This is why people are feeling perplexed – there are positive elements and negative ones. But it’s too early to decipher whether these are teething issues or problems that run deeper.

You don’t put Usain Bolt in to run a marathon just so you can get a quick start.

Sometimes those strategic athletes wait in the middle of the pack as they find their stride before mounting their bid to win the race.

That’s where I feel Norwich City are at present. Discovering their running style but making mistakes as well. We haven’t even completed the first lap and some seem to be willing to throw stones.

Ben Gibson's debut was a bright point despite their defeat to Derby County on Saturday. Picture: Paul Chesterton/Focus Images LtdBen Gibson's debut was a bright point despite their defeat to Derby County on Saturday. Picture: Paul Chesterton/Focus Images Ltd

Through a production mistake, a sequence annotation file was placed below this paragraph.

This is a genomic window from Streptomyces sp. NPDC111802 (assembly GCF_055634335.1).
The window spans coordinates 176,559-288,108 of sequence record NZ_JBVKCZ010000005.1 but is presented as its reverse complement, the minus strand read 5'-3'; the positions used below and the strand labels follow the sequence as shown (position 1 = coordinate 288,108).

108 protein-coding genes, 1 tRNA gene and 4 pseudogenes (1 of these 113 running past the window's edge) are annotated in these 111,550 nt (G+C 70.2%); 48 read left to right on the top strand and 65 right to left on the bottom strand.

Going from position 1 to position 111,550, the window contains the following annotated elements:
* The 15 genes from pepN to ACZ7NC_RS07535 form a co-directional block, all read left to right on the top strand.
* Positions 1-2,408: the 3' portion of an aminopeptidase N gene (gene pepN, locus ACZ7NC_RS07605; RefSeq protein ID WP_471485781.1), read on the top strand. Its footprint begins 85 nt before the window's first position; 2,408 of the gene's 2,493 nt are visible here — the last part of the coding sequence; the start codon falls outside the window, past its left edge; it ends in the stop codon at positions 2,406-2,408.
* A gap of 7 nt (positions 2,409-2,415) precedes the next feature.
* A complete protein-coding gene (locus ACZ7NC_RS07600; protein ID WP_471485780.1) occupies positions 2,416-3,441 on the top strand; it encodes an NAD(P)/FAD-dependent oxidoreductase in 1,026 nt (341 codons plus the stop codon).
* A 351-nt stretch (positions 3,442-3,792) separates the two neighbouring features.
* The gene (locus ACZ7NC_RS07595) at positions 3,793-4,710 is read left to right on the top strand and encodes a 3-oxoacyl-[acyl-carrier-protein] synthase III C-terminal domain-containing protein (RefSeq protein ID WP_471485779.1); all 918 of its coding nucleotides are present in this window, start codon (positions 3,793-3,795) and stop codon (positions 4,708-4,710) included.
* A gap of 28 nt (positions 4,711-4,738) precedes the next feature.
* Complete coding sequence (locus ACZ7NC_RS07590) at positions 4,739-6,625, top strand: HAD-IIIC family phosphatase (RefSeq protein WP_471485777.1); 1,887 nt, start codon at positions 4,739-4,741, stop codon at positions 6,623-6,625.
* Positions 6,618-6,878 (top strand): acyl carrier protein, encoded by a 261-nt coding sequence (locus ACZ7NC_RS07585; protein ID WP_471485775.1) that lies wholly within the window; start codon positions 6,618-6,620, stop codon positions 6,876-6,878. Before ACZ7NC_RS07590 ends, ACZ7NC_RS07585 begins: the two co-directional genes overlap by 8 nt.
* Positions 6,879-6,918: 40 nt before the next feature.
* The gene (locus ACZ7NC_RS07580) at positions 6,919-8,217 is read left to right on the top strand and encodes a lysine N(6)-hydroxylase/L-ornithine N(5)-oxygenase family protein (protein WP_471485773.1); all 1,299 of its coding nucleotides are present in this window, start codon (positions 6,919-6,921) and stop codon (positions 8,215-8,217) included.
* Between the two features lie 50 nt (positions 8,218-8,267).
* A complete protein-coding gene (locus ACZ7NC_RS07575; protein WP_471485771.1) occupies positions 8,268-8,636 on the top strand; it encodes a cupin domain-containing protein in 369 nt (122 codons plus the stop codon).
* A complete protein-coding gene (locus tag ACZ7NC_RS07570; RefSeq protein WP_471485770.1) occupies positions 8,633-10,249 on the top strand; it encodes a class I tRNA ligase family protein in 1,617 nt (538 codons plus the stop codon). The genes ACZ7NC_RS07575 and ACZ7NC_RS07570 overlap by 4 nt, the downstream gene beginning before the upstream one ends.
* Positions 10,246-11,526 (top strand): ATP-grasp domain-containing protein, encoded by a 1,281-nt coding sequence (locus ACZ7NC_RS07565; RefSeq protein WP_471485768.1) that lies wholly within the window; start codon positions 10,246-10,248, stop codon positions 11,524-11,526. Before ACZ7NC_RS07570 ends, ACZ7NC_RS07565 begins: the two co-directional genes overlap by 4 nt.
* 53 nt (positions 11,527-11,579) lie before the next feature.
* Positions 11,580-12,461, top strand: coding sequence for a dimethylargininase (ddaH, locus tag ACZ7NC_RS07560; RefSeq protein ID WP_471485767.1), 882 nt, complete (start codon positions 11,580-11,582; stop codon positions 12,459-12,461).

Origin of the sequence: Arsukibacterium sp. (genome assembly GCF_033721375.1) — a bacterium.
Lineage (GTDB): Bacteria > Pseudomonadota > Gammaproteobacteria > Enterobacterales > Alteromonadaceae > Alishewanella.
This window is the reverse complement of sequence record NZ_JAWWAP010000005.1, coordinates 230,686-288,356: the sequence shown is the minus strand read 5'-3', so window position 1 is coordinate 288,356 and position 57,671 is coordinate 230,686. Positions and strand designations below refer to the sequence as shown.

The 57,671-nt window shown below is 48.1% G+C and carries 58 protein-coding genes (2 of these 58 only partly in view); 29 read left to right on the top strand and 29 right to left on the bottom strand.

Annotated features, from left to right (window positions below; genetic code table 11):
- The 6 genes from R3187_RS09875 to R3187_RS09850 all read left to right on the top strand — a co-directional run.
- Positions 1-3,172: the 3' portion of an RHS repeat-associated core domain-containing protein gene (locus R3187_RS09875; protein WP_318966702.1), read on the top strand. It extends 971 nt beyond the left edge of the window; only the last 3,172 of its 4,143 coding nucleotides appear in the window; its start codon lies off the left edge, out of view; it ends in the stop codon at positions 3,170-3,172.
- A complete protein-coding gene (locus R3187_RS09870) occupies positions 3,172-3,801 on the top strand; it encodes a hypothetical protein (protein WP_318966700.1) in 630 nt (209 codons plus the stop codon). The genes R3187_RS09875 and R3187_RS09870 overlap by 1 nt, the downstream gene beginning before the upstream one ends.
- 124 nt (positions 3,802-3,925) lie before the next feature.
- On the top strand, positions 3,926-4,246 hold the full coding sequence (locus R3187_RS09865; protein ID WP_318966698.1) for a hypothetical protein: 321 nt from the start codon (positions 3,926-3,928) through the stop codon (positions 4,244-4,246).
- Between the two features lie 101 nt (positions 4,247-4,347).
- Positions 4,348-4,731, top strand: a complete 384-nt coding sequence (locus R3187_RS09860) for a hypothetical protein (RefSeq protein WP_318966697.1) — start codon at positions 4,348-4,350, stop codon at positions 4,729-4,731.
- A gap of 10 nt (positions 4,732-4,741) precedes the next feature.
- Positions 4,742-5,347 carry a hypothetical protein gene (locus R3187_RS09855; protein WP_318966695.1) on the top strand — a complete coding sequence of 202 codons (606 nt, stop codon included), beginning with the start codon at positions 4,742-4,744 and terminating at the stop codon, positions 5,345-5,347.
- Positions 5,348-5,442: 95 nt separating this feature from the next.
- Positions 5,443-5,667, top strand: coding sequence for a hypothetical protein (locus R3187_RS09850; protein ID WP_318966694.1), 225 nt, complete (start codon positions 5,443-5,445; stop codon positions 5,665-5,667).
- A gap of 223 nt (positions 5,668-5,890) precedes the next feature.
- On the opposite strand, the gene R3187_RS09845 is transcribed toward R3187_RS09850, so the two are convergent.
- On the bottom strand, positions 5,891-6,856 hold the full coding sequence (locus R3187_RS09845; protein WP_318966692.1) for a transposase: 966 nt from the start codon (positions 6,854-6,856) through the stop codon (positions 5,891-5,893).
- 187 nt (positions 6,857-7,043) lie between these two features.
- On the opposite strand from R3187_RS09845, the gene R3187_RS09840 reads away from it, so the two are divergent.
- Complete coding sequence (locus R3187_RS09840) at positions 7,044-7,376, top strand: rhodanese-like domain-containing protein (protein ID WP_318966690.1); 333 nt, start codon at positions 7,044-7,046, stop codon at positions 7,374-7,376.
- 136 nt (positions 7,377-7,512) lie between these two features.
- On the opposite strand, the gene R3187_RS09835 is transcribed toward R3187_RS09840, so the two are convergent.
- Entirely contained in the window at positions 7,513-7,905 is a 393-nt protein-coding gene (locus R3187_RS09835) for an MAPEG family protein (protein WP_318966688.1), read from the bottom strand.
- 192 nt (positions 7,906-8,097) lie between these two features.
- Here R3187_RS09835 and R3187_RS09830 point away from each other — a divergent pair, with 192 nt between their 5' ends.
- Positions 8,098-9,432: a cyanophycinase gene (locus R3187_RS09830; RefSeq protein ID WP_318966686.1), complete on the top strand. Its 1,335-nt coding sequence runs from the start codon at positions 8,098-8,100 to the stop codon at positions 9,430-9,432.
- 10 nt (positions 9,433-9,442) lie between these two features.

In their defence, those expectations were always going to mean increased pressure. It’s up to the club to respond to that.

They are well within their right to vent their frustration after a turgid end to the season post-lockdown. Farke and his side came in for criticism, and rightly so.

The majority of those concerns are legitimate as well. City are crossing without purpose. They are struggling to control games without being hit on the counter-attack. They can’t break down low blocks.

Their only league win has arrived because of a Richard Stearman mistake.

Emi Buendia shows his frustration on the sidelines. Picture: Paul Chesterton/Focus ImagesEmi Buendia shows his frustration on the sidelines. Picture: Paul Chesterton/Focus Images